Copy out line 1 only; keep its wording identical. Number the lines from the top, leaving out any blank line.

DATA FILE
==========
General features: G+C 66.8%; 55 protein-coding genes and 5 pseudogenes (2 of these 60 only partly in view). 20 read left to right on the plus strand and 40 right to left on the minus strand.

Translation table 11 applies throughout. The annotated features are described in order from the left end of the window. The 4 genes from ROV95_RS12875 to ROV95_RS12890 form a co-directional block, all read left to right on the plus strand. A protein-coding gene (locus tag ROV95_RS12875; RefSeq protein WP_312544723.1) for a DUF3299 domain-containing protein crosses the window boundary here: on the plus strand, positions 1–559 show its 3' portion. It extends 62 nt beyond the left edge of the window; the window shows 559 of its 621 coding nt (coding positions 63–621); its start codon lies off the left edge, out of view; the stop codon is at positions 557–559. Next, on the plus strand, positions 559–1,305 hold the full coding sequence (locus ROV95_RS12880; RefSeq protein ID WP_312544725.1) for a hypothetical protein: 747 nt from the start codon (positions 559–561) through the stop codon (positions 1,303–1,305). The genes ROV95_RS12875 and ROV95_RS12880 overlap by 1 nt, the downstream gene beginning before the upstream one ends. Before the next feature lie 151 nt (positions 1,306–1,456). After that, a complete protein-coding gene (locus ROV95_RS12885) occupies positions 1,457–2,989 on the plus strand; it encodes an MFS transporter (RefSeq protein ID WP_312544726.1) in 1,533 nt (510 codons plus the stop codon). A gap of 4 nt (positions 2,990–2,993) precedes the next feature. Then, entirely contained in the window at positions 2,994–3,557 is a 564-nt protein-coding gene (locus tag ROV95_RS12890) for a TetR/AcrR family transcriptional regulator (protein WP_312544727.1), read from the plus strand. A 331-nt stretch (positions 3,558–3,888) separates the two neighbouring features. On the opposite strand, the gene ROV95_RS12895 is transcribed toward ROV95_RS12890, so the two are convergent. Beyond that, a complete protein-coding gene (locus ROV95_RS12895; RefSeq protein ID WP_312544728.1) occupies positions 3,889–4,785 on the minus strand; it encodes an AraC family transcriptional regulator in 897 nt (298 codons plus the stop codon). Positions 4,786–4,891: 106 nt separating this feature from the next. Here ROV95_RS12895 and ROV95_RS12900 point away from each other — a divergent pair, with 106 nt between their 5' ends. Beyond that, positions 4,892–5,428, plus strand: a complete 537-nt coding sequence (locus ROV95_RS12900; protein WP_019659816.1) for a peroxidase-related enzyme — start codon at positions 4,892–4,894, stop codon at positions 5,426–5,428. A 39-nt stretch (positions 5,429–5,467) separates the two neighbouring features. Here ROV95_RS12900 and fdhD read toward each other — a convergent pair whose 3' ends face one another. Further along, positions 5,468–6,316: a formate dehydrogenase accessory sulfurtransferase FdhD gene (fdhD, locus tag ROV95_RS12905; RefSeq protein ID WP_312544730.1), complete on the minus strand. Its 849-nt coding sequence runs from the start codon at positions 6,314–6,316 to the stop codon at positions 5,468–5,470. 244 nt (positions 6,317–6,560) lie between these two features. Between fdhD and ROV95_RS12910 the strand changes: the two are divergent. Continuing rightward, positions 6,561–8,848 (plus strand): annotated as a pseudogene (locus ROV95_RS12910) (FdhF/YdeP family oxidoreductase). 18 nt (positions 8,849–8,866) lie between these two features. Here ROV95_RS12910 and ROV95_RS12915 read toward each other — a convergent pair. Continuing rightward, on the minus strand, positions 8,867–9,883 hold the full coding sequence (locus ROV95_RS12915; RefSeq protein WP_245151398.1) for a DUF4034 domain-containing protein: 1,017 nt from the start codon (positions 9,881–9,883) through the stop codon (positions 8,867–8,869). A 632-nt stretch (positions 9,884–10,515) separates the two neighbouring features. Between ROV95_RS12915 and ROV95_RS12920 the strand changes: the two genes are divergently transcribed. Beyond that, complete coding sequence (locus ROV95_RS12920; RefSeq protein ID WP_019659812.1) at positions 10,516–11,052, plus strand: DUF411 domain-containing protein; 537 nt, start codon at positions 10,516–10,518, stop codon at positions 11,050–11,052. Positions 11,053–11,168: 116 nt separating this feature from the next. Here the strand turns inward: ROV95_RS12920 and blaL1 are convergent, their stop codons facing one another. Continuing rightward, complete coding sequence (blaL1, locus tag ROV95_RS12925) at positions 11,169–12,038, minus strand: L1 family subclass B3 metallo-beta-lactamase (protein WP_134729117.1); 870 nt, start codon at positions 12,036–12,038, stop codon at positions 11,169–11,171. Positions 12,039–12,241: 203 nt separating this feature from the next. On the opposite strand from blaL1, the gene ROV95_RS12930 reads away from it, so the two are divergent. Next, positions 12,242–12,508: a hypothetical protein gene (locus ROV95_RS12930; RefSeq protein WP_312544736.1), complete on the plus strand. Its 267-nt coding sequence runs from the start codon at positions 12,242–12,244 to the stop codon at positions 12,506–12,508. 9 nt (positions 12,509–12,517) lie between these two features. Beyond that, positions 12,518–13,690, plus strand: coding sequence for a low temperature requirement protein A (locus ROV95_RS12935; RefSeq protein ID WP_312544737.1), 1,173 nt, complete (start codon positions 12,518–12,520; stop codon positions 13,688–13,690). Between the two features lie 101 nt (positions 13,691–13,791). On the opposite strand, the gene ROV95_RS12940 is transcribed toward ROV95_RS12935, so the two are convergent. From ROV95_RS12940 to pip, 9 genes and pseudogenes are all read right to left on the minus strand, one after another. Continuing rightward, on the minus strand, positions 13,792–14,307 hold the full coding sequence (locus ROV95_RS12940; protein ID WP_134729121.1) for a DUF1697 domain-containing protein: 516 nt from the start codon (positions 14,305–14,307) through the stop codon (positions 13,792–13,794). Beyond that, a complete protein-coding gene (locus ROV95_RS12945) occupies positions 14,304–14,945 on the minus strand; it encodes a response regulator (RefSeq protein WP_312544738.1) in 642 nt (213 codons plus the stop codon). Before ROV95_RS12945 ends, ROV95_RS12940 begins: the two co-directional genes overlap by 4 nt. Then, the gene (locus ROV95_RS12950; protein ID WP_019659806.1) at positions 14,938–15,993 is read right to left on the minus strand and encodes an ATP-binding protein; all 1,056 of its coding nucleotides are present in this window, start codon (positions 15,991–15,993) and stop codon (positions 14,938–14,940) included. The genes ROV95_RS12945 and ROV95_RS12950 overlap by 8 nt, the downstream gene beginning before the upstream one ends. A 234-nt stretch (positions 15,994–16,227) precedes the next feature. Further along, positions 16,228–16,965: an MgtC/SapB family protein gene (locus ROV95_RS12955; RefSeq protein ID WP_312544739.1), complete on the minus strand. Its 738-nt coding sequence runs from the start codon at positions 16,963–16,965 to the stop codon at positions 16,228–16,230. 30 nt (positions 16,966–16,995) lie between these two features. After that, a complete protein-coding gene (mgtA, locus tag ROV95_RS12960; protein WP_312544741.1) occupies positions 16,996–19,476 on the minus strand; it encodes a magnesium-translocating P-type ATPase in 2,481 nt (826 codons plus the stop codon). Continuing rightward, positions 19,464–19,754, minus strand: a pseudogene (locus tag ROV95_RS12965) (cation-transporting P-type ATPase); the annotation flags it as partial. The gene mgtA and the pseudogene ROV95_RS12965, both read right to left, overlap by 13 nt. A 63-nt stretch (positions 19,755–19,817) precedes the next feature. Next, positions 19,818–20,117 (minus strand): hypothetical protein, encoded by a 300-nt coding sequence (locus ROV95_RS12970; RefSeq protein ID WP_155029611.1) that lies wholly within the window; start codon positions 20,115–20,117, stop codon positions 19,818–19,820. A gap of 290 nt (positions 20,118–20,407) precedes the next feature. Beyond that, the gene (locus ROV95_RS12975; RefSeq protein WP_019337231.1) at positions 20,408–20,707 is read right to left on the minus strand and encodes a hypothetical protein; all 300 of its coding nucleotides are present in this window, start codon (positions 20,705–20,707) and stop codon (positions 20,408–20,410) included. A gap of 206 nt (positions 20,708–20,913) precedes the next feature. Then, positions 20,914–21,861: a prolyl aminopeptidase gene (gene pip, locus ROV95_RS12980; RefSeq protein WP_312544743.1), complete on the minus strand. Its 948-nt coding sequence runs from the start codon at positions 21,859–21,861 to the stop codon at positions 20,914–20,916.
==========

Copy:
General features: G+C 66.8%; 55 protein-coding genes and 5 pseudogenes (2 of these 60 only partly in view). 20 read left to right on the plus strand and 40 right to left on the minus strand.